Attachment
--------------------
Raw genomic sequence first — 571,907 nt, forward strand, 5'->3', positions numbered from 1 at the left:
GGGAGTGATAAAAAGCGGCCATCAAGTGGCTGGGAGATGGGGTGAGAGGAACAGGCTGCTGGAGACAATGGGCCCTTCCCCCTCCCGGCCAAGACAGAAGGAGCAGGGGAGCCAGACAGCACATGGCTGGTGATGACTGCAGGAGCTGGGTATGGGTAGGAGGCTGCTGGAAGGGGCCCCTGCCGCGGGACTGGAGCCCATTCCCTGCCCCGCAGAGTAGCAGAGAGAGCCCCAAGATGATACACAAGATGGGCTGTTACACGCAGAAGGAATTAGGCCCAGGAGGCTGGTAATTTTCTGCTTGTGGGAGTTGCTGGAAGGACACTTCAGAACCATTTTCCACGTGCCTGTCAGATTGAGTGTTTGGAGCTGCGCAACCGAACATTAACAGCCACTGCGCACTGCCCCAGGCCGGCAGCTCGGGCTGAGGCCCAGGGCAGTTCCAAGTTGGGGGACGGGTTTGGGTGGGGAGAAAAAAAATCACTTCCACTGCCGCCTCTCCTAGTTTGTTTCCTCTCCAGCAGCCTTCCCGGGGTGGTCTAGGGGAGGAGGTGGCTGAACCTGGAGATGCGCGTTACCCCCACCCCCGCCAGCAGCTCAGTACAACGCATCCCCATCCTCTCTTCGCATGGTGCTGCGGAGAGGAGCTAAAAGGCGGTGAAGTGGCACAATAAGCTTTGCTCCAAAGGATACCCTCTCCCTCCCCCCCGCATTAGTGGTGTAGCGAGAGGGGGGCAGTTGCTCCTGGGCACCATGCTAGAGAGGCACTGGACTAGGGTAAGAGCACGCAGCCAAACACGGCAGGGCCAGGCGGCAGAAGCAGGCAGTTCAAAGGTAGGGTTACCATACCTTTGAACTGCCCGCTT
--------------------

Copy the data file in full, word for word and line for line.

Raw genomic sequence first — 571,907 nt, forward strand, 5'->3', positions numbered from 1 at the left:
GGGAGTGATAAAAAGCGGCCATCAAGTGGCTGGGAGATGGGGTGAGAGGAACAGGCTGCTGGAGACAATGGGCCCTTCCCCCTCCCGGCCAAGACAGAAGGAGCAGGGGAGCCAGACAGCACATGGCTGGTGATGACTGCAGGAGCTGGGTATGGGTAGGAGGCTGCTGGAAGGGGCCCCTGCCGCGGGACTGGAGCCCATTCCCTGCCCCGCAGAGTAGCAGAGAGAGCCCCAAGATGATACACAAGATGGGCTGTTACACGCAGAAGGAATTAGGCCCAGGAGGCTGGTAATTTTCTGCTTGTGGGAGTTGCTGGAAGGACACTTCAGAACCATTTTCCACGTGCCTGTCAGATTGAGTGTTTGGAGCTGCGCAACCGAACATTAACAGCCACTGCGCACTGCCCCAGGCCGGCAGCTCGGGCTGAGGCCCAGGGCAGTTCCAAGTTGGGGGACGGGTTTGGGTGGGGAGAAAAAAAATCACTTCCACTGCCGCCTCTCCTAGTTTGTTTCCTCTCCAGCAGCCTTCCCGGGGTGGTCTAGGGGAGGAGGTGGCTGAACCTGGAGATGCGCGTTACCCCCACCCCCGCCAGCAGCTCAGTACAACGCATCCCCATCCTCTCTTCGCATGGTGCTGCGGAGAGGAGCTAAAAGGCGGTGAAGTGGCACAATAAGCTTTGCTCCAAAGGATACCCTCTCCCTCCCCCCCGCATTAGTGGTGTAGCGAGAGGGGGGCAGTTGCTCCTGGGCACCATGCTAGAGAGGCACTGGACTAGGGTAAGAGCACGCAGCCAAACACGGCAGGGCCAGGCGGCAGAAGCAGGCAGTTCAAAGGTAGGGTTACCATACCTTTGAACTGCCCGCTT